LOS ANGELES — New technologies enable artists to depict hitherto-inaccessible forms; old ones afford the control necessary to realize an artistic vision. An exhibition of early computer art, Coded: Art Enters the Computer Age, 1952–1982, at the Los Angeles County Museum of Art (LACMA) shows that artists working with early-stage technologies make their best work by combining new techniques with older ones (painting, drawing, filmmaking).

Days after seeing Coded, a few works continue to fill my mind when I close my eyes: drawings by Desmond Paul Henry and Harold Cohen and a film by John Whitney, Sr. These works exemplify the synthesis of old and new methods.

Henry created the delicate curves of his drawings using an analogue computer that had calculated bomb trajectories during World War II. Working by hand, he filled the in-between spaces with marker. The computer-generated curves are novel, but it is Henry’s hand-drawn biomorphic additions in black and orange marker that make the memory of the images linger.

Whitney, an animator, worked with an IBM programmer to generate sequences of abstract patterns. After recording the patterns on 16mm film, he was able to manipulate them using his familiar darkroom and editing bench. A tabla soundtrack gives the film a shimmering, hypnotic rhythm. (The tabla, an Indian percussion instrument made of skin and wood and played with bare hands, is another example of a centuries-old technology.)

Cohen, a painter, wrote a computer program to draw closed shapes. After transferring these shapes to paper using a plotter, he filled them in with colored pencil. The computer’s shapes feel like what a newborn experiencing vision for the first time might draw: no houses with pointed roofs and no stick-figure people, just lines for their own sake. Against the precision of the computer’s steady lines, Cohen’s color choices are delightfully funky.

The pieces by Henry, Whitney, and Cohen stand out partly because so many of the computer-derived works in Coded are self-involved and joyless, more impressive as demonstrations of technical skill than as art. (This is less true of the works about computers by artists working in traditional media, like Henri Cartier-Bresson’s picture of NASA engineers relaxing and Boris Artzybasheff’s satirical illustration for the cover of TIME.) Yet the strangest part of Coded is the amount of space dedicated to material that has nothing at all to do with computers. Works by well-known postwar artists (Hans Haacke, Donald Judd, Bridget Riley, Victor Vasarely, Lawrence Weiner) offer a superfluous sampling of the period’s artistic mainstream. 

Exceptions among mainstream selections are Eduardo Paolozzi’s colorful prints incorporating circuit board and fractal patterns, and Sol LeWitt’s “Incomplete Open Cubes” (1974/1982), which fits perfectly with Manfred Mohr’s computational exploration of the same subject, a wireframe cube with varying numbers of edges removed.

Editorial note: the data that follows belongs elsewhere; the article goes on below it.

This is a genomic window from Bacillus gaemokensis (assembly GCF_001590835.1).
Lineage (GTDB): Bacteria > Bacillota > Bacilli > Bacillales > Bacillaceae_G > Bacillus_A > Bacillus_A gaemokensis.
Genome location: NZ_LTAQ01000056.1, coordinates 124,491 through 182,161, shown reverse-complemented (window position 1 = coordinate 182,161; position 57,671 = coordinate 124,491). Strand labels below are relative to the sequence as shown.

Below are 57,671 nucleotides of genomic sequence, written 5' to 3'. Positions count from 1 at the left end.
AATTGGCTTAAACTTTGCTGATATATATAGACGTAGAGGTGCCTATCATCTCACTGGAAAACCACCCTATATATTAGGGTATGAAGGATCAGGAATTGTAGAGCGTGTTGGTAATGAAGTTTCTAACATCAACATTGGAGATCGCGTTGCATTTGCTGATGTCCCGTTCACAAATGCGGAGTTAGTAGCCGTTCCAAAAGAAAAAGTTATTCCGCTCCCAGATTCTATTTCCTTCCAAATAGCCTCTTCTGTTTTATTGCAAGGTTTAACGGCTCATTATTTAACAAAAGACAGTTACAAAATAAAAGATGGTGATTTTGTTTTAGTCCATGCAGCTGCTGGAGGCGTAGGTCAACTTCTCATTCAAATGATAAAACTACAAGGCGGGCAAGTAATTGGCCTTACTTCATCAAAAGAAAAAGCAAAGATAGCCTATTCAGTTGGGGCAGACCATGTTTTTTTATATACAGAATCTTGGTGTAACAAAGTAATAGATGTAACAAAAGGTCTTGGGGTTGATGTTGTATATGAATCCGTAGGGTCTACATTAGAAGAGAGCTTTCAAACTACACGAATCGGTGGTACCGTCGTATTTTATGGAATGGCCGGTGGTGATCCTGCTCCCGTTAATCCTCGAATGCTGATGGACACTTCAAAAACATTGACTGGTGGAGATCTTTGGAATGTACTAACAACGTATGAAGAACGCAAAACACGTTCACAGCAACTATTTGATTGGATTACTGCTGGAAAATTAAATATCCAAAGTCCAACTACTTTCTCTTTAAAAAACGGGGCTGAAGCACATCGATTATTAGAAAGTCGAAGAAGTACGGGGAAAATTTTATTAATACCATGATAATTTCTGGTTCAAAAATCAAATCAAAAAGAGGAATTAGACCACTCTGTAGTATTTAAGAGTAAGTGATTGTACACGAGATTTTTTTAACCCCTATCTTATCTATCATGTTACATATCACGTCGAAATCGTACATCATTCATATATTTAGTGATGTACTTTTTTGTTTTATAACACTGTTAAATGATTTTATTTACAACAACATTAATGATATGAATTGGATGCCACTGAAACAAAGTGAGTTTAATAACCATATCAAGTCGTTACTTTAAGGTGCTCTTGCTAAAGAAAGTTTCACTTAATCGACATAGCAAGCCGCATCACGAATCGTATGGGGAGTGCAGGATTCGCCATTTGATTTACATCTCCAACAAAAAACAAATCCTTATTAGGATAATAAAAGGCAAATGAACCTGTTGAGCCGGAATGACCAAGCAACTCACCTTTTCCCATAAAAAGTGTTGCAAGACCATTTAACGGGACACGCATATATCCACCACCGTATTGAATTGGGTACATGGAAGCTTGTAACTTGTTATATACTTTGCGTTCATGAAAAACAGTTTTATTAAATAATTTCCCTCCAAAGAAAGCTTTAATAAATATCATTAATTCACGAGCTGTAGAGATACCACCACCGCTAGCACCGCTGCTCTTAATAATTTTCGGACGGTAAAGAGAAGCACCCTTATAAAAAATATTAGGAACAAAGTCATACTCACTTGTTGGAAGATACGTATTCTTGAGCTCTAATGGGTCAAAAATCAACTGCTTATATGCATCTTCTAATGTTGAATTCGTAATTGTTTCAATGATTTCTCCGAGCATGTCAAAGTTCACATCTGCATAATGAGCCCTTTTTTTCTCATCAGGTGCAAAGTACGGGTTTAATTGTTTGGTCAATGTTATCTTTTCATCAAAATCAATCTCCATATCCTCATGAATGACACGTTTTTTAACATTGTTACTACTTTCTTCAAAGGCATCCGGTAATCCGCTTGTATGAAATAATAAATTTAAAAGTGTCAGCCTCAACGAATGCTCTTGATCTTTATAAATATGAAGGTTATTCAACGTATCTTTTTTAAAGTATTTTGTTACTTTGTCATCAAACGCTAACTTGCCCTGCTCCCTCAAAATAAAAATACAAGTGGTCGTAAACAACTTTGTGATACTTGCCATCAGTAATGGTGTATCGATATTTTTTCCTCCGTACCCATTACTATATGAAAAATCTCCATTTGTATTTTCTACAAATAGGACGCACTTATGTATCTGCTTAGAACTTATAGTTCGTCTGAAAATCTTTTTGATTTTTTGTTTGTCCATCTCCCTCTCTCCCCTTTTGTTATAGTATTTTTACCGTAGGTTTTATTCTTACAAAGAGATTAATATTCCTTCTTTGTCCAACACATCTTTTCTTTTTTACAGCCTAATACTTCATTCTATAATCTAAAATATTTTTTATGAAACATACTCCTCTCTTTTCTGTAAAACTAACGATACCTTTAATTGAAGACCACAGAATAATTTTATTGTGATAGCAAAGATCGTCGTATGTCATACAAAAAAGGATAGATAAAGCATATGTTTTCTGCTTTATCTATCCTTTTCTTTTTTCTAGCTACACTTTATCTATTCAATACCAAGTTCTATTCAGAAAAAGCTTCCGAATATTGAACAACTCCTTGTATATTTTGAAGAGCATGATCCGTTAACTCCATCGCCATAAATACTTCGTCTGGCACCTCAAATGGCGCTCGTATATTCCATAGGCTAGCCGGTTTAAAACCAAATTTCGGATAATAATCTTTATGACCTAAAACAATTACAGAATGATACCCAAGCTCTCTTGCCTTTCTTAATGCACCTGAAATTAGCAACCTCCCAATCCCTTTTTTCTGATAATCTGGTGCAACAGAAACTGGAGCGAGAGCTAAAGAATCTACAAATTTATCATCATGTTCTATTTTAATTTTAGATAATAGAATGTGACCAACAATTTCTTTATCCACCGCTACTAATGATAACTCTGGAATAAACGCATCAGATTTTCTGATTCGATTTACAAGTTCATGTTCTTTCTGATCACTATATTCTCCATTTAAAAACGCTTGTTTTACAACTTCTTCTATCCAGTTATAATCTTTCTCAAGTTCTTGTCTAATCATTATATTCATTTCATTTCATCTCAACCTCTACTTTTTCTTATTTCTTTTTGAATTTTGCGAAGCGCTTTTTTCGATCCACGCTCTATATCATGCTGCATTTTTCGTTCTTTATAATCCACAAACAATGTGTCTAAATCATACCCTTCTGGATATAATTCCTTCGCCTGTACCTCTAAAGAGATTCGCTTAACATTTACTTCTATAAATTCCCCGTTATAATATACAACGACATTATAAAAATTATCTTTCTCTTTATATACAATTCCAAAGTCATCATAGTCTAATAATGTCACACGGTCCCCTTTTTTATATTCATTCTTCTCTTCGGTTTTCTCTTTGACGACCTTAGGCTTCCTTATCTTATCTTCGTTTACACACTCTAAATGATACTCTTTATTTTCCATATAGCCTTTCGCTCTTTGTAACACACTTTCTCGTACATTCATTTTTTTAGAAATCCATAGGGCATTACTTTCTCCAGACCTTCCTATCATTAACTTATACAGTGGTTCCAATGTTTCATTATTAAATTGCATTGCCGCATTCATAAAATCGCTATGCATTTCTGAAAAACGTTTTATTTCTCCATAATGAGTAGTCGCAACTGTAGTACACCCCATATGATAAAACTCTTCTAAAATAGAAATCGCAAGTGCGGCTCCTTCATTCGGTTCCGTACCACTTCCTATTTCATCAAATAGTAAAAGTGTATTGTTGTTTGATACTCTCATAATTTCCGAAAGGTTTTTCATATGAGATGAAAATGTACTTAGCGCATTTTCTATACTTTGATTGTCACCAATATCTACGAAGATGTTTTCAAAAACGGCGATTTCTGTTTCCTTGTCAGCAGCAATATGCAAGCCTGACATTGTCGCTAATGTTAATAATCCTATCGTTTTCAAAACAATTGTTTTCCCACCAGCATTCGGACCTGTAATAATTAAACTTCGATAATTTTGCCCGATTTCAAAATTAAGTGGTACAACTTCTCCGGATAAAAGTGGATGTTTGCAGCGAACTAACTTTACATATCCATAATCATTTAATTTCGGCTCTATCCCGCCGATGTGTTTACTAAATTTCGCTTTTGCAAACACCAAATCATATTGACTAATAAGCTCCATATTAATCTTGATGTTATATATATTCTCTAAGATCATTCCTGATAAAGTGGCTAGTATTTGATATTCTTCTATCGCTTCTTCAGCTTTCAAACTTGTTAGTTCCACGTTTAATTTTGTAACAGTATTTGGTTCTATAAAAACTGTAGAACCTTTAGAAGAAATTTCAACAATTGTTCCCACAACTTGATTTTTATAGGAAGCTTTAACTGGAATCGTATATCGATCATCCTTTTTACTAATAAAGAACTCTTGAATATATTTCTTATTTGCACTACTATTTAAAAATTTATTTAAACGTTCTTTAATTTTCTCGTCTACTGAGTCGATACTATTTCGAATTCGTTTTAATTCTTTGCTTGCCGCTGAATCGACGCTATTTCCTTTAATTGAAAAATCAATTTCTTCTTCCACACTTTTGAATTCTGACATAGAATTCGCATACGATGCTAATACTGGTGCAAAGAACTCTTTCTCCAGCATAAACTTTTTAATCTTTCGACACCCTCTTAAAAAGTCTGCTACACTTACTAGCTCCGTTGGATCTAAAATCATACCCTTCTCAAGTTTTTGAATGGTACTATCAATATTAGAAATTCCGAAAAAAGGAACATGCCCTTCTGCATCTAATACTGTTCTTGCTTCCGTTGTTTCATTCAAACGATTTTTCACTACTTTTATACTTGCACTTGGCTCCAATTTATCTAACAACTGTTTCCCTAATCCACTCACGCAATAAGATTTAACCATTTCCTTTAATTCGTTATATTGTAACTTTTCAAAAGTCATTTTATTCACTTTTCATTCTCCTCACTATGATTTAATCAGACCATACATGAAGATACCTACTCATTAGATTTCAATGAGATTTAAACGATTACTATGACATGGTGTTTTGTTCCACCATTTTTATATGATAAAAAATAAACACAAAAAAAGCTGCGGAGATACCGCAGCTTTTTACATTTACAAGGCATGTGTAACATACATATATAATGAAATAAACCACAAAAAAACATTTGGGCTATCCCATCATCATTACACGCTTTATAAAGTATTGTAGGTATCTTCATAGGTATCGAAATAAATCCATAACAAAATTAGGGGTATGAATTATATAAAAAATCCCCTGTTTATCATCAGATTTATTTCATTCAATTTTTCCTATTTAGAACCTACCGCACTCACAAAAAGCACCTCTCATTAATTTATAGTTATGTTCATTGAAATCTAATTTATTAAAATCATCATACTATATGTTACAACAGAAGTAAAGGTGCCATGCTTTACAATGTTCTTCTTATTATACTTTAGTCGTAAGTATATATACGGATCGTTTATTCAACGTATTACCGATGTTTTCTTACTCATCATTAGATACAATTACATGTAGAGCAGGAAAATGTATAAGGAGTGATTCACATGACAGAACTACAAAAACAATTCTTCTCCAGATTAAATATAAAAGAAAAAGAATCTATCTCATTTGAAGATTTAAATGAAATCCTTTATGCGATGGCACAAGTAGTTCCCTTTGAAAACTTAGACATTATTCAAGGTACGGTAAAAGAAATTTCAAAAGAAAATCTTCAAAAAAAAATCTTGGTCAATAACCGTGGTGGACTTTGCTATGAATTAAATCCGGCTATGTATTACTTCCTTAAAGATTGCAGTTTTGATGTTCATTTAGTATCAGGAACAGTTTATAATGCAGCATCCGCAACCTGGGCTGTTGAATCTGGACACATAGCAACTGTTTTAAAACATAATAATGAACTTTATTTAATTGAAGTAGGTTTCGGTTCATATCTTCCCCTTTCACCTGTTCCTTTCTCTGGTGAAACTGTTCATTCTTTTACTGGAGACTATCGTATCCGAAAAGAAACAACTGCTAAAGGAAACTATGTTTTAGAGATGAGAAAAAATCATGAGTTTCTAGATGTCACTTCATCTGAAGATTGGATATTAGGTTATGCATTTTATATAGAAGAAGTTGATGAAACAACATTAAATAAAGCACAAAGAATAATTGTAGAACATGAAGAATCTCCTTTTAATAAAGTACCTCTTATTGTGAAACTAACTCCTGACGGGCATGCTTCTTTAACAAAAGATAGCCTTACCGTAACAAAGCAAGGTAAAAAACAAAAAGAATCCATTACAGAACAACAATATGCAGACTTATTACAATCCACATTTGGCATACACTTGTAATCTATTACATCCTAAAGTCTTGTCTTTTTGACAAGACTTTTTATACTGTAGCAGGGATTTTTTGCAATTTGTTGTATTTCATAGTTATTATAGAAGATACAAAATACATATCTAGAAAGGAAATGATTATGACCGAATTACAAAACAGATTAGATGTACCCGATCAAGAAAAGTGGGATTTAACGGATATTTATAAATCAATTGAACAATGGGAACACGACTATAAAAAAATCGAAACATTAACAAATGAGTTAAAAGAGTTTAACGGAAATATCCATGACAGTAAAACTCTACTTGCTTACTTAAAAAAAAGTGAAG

Today, the novelty and sense of possibility that once attended computers has passed on to neural networks. During the 2010s, the best neural network-derived art came from artists who combined the new technology with traditional techniques, like Jake Elwes, who stages human and neural network-generated drag queens together; Helena Sarin, who trains neural networks to mimic her own paintings; and Shinseungback Kimyonghun, a duo who challenge painters to make portraits that neural networks cannot recognize as faces. These works are poignant, funny, and memorable because of the way the artists express their own perspectives through the technology.

During the past two years, as neural networks have become dramatically more powerful and easier to use, a wave of automatically generated images and text has swept across the internet. If Coded is any guide, the most moving, satisfying, and enduring art to result from this latest technology will come not from autonomous art-making machines, but from human artists painstakingly synthesizing old and new.

Desmond Paul Henry, “Untitled” (1962), mechanical drawing in green, blue, red, black, and orange Biro ballpoint inks on white card, hand embellished with blue duplicator ink and black and orange marker pen inks, 14 1/8 x 10 1/4 inches (collection of the Carl & Marilynn Thoma Foundation)
Henri Cartier-Bresson, “JFK Space Center” (1967), gelatin silver print, 20 x 16 inches
Cover of TIME, April 2, 1965, featuring an illustration by Boris Artzybasheff

Coded: Art Enters the Computer Age, 1952–1982 continues at the Los Angeles County Museum of Art (5905 Wilshire Boulevard, Miracle Mile, Los Angeles) through July 2. The exhibition was organized by the Los Angeles County Museum of Art and curated by Leslie Jones, curator, Prints and Drawings.

Justin Manley is a writer and software engineer living in London. His fiction and criticism explore the limits of spatial and optical perception and the interactions between technology and culture. You...